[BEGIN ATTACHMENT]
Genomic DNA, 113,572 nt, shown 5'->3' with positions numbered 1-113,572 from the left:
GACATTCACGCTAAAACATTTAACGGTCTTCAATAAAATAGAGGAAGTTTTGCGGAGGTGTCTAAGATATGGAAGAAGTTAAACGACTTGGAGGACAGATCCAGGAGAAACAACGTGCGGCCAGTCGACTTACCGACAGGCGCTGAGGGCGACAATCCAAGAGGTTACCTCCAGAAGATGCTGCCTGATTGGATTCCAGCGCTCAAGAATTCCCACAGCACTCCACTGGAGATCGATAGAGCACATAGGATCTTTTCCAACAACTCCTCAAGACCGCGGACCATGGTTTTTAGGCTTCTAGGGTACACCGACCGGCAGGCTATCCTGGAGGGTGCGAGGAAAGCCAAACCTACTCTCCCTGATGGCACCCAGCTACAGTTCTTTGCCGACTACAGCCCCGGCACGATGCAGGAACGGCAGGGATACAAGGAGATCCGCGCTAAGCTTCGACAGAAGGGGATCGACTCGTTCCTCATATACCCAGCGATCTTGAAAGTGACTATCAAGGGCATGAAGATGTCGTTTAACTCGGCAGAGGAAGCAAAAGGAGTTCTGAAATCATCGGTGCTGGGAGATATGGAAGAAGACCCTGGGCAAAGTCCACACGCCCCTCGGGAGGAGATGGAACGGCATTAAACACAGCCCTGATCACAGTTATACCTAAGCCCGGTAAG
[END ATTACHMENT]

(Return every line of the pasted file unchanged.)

Genomic DNA, 113,572 nt, shown 5'->3' with positions numbered 1-113,572 from the left:
GACATTCACGCTAAAACATTTAACGGTCTTCAATAAAATAGAGGAAGTTTTGCGGAGGTGTCTAAGATATGGAAGAAGTTAAACGACTTGGAGGACAGATCCAGGAGAAACAACGTGCGGCCAGTCGACTTACCGACAGGCGCTGAGGGCGACAATCCAAGAGGTTACCTCCAGAAGATGCTGCCTGATTGGATTCCAGCGCTCAAGAATTCCCACAGCACTCCACTGGAGATCGATAGAGCACATAGGATCTTTTCCAACAACTCCTCAAGACCGCGGACCATGGTTTTTAGGCTTCTAGGGTACACCGACCGGCAGGCTATCCTGGAGGGTGCGAGGAAAGCCAAACCTACTCTCCCTGATGGCACCCAGCTACAGTTCTTTGCCGACTACAGCCCCGGCACGATGCAGGAACGGCAGGGATACAAGGAGATCCGCGCTAAGCTTCGACAGAAGGGGATCGACTCGTTCCTCATATACCCAGCGATCTTGAAAGTGACTATCAAGGGCATGAAGATGTCGTTTAACTCGGCAGAGGAAGCAAAAGGAGTTCTGAAATCATCGGTGCTGGGAGATATGGAAGAAGACCCTGGGCAAAGTCCACACGCCCCTCGGGAGGAGATGGAACGGCATTAAACACAGCCCTGATCACAGTTATACCTAAGCCCGGTAAG